Medical toxicologists at Vanderbilt University want people to know more about how to treat brown recluse spider bites.
Doctors are seeing an increase in patients seeking treatment, including some who tried at-home remedies that did more harm than good.
The venomous bites usually heal well if left alone, said Dr. Donna Seger, medical director of the Tennessee Poison Center. However, she warned that people can react differently to the bites. A lesion accompanied by a fever, rash and muscle pain can be life-threatening, especially in children, she said.
The bites can cause hemolysis, a breakdown in red blood cells.
"Our recommendations are that all children under 12 with a brown recluse spider bite should have a urine test for the presence of hemoglobin in blood which indicates hemolysis," Seger said.
But adults who are bitten without suffering a rash, fever or muscle pain do not need the urine test, she advised.
Ointments don't usually help, she said.
"As physicians, it is hard for us to do nothing," Seger said. "The lesion has classic characteristics, but if physicians are not familiar with this bite, the tendency is to debride and cut out the lesion. This actually slows the healing process and can result in disfigurement that would not occur if the lesion were left alone."
She said ice works better than drugs to treat the pain from a bite.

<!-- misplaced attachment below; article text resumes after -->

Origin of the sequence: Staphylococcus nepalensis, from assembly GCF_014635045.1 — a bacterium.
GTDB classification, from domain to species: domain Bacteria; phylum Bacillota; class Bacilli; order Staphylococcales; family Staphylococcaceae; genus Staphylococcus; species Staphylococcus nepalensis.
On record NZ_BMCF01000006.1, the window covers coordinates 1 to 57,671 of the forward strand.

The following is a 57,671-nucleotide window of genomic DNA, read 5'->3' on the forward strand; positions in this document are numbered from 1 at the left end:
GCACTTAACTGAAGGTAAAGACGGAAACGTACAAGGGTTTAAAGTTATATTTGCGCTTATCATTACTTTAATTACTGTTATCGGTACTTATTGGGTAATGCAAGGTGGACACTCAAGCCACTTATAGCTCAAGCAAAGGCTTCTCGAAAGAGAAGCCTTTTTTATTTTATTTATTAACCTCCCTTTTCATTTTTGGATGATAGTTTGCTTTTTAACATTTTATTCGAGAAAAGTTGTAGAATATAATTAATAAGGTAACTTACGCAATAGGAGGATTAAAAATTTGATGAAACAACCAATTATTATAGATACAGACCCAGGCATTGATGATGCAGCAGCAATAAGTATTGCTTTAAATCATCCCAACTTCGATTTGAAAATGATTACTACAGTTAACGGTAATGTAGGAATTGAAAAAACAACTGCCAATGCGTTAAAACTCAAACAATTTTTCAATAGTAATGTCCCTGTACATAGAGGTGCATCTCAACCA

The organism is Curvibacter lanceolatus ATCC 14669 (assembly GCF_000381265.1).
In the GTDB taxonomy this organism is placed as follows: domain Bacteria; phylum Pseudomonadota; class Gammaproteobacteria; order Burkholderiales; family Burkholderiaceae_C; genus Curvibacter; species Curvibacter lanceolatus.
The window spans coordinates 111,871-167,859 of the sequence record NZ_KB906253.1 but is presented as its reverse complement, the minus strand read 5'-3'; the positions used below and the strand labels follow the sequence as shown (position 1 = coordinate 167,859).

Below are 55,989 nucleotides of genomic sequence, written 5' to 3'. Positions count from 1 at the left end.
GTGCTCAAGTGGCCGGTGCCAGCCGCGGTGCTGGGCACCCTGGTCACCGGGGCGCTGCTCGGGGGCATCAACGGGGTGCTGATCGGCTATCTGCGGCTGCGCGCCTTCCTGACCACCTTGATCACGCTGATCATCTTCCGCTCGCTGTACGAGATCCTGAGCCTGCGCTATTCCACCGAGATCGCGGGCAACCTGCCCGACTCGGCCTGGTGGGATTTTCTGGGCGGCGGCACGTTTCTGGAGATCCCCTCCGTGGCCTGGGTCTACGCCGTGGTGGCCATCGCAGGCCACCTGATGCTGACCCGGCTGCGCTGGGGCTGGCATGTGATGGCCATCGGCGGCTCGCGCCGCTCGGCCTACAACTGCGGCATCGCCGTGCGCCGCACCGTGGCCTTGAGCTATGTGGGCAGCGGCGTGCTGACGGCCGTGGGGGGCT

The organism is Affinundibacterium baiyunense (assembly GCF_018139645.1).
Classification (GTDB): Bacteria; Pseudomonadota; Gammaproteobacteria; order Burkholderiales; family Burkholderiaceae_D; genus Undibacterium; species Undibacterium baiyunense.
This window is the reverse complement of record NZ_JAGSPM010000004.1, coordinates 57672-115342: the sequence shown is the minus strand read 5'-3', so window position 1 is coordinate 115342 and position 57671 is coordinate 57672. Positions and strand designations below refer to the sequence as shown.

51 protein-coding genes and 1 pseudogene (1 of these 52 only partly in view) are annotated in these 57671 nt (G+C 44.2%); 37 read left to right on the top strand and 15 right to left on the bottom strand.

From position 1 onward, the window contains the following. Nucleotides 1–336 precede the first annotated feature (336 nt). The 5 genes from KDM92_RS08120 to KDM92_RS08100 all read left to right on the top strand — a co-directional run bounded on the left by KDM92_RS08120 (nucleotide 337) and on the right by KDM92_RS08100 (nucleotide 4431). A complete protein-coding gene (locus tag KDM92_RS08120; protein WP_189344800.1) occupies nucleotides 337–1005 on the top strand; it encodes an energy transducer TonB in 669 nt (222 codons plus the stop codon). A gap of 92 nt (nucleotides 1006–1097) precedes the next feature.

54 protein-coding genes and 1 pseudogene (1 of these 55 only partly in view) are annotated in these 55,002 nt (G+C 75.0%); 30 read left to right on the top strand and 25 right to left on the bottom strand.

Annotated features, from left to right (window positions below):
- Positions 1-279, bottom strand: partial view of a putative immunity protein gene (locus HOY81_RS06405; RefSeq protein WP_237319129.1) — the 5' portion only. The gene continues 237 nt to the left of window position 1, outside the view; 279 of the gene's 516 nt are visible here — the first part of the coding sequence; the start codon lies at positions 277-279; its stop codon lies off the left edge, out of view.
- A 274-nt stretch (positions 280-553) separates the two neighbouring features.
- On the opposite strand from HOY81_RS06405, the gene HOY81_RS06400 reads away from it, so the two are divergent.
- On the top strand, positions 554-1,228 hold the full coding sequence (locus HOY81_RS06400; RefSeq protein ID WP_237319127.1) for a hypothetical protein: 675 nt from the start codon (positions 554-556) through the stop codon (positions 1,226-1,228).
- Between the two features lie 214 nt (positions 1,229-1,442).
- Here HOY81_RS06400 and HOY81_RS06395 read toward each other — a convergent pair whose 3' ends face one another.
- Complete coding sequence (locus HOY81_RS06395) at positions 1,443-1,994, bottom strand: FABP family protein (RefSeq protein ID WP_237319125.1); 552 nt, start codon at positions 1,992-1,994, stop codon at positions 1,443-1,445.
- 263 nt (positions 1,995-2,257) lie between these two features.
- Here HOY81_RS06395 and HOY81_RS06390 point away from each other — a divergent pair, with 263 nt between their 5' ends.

In homes, the spider can be found in darkened storage areas, such as closets, garages, basements, attics and cupboards. People can avoid the potential for bites by moving beds away from curtains or walls, according to a fact sheet on the spider from the University of Tennessee Extension Service. Another good idea is to shake clothing or shoes before putting them on.
Jessica Blessing, a 19-year-old college student from Lawrenceburg, Tennessee, is one recent victim of the brown recluse bite.
A bite on her inner left leg back in May left her with a high fever and chills within hours and she spent weeks at various hospitals. She had the flesh around the wound removed in numerous surgeries that she describes as "the most painful experience in my life," and also underwent treatments in a Hyperbaric Oxygen chamber, where she had to breathe pressurized oxygen for hours at a time.
Jessica continues her recovery and says that skin grafts may be needed in the future.
"The only thing you can do for brown recluses are put sticky traps down in dark places and in corners," she tells 10 News in an email. "I do not want anyone else going through this. It's absolutely the most painful thing I've ever went through."
Pictures of Jessica's wound -- WARNING: GRAPHIC PICTURES
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